I need four dimensions. I want one that goes from the left side to the center to the right, and I'm going to make that equal and do another one here. It's kind of the same from top to center and to bottom, make that one equal as well, and then I want two overalls, one that gives me the overall width, and another that gives me the overall height, and I'll place each of those and then click my Modify tool. At the moment what I have is, this dimension is actually now a Constraint and this one is just a dimension, it's not anything yet.
So what I mean by that is if I took one of these Reference Planes and I dragged it either to the left or to the right, it doesn't really matter which way I go, you're going to see that the other one on the opposite side is going to move the same amount. I'm going to undo that with Ctrl+Z and that's because of the equal equal. That's what we refer to as a Constraint. We're constraining the position of the two outside Reference Planes so that they have to be equal relative to the center. What I want to do next is take the two outside dimensions and turn those into what we call a Parameter.
A Parameter is going to be a value that my end-user is going to be able to type something into. So this is going to be length of my table. This is going to the width of my table and I want to make both of those values editable values that the end-user can manipulate. So we do that by making those into Parameters and the way we do that is a pretty simple process. I'll go ahead and select the overall dimension here and we're starting to see some common terminology that we've seen elsewhere in the Family Editor. If you recall from the Annotation Families, we were able to add labels which were intelligent pieces of text that were linked to some Parameter in the object.
We can now label dimensions and when we label dimensions, we will have a choice here where we can add a parameter and what we're going to be doing in this case is giving this dimension a label; in this case I'm going to call that Length. I can make either Type or Instance; I'm going to leave it Type for now. We'll talk about Instance Parameters a little bit later. We'll accept the default for now and when I click OK here what you're going to see is that Length is going to be applied in front of the dimension. That is now a Parameter. It's a driving value.
That value, Length, is actually driving the size of the dimension. Let's go ahead and label this one and I'll illustrate what I mean by that driving behavior. Let me call this Width; accept all the defaults, click OK, and I now have it labeled here and here. The next step in the process is to do what we call flexing. Flex is where you test out your flexible Parameters, and make sure that they're working the way you expect. How do we do that? We come up here to the Properties panel and we click the Family Types button.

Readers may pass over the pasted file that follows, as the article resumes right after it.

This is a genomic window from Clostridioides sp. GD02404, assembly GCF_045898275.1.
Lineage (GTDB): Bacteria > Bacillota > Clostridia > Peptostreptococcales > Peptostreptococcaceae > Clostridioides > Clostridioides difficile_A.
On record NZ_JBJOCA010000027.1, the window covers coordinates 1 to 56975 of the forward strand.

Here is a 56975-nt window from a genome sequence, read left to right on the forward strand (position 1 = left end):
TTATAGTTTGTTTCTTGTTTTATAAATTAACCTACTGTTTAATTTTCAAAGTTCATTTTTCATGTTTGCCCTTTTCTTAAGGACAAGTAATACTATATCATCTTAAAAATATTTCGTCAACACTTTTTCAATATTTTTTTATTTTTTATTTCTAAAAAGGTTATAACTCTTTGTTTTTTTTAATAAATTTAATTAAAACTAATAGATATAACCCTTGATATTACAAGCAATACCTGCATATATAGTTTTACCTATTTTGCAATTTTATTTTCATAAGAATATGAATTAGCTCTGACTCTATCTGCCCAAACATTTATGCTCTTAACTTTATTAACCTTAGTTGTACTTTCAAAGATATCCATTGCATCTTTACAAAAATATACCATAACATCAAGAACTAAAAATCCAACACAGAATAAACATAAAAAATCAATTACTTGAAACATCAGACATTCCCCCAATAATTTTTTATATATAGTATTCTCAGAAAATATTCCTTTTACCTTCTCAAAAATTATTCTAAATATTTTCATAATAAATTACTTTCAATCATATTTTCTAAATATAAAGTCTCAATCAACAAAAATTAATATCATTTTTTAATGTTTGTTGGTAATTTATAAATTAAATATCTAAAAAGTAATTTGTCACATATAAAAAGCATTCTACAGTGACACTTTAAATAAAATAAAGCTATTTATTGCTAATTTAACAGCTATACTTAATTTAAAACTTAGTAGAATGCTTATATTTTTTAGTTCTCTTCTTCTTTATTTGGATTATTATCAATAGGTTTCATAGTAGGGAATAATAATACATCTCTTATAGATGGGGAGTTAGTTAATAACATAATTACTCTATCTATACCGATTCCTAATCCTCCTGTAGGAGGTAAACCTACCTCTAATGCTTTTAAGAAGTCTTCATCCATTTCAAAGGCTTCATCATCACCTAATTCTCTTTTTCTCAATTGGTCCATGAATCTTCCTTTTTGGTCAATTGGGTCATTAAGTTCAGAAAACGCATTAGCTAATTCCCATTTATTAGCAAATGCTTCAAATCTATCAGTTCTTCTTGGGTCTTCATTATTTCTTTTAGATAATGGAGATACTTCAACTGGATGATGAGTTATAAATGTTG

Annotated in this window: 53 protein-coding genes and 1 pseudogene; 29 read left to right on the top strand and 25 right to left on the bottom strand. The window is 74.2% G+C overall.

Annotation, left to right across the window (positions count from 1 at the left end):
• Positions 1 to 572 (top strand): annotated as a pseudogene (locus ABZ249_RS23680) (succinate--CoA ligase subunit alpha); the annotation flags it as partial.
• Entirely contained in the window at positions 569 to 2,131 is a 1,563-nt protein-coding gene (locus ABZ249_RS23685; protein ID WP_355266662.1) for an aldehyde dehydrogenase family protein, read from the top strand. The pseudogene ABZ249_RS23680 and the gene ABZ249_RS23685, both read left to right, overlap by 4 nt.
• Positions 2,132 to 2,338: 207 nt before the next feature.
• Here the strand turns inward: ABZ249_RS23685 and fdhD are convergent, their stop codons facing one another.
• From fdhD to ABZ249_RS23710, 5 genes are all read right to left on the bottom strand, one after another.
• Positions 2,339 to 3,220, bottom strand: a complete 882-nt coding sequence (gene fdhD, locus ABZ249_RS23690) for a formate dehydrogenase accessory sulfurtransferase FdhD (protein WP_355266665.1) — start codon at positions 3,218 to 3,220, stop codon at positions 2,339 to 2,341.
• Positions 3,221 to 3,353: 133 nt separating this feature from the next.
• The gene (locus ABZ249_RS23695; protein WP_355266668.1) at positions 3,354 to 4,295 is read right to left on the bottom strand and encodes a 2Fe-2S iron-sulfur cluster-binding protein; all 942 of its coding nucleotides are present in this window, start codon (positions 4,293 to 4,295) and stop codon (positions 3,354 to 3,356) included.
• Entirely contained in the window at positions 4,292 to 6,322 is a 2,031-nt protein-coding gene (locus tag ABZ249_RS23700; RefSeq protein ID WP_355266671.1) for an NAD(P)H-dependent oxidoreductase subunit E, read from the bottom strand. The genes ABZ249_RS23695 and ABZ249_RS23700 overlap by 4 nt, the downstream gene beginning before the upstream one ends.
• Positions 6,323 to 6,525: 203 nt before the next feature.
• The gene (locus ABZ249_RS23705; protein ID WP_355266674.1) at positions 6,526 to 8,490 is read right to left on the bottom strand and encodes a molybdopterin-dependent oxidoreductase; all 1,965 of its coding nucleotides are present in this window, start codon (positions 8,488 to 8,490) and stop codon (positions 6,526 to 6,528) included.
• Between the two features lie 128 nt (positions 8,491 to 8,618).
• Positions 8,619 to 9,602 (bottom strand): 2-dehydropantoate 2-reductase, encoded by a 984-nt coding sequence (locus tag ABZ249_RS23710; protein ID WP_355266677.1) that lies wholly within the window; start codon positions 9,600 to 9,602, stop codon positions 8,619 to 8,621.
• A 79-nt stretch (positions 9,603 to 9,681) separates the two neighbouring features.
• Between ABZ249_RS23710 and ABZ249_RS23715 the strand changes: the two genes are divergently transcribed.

When I click that button, I get this dialog. I'm going to move it out of the way a little bit. Each of these parameters corresponds to the two dimensions. Here's the Width; you can see it highlighted over here on the left-hand side. Here's the Length; you can see it highlighted up here at the top. So that if you've lost track of which Parameter belongs to which dimension, you can just simply select it and then here in the Value field I can try another value. So I'm going to try 3 feet for the Width and maybe 7 feet for the Length, and when I come down here and click Apply, you're going to see both of those values adjust and this is what I meant by those Parameters are now driving the value of that dimension, and in turn they are moving the corresponding Reference Planes as a consequence.
So I'm going to go ahead and change these values back. I always like to change them back to my starting values. I like to think of these as my home values. Click Apply, everything really adjust back the way that it started, and I'll go ahead and click OK and that's what we mean by flexing the Model. It's a good idea after each iteration in your Family to go in and do a flex to make sure everything is working the way that you expect. It's going to very difficult if not impossible to track down a problem if you set up a couple dozen Reference Planes, a couple dozen parameters then go to Family Types, change all the values and the whole thing fails and breaks on you and you'll have no idea which Parameter is actually causing the problem.
So this is why we recommend frequent flexing of your Model, in order to make sure that everything is working correctly. So this gives us our basic formwork and a structure for our new Family. As you can see, we can add Reference Planes, Label and Constrain them to give them a little bit more smarts and intelligence. In the next movie, we will begin adding geometry to the Family and attaching that geometry to this formwork of our Reference Planes.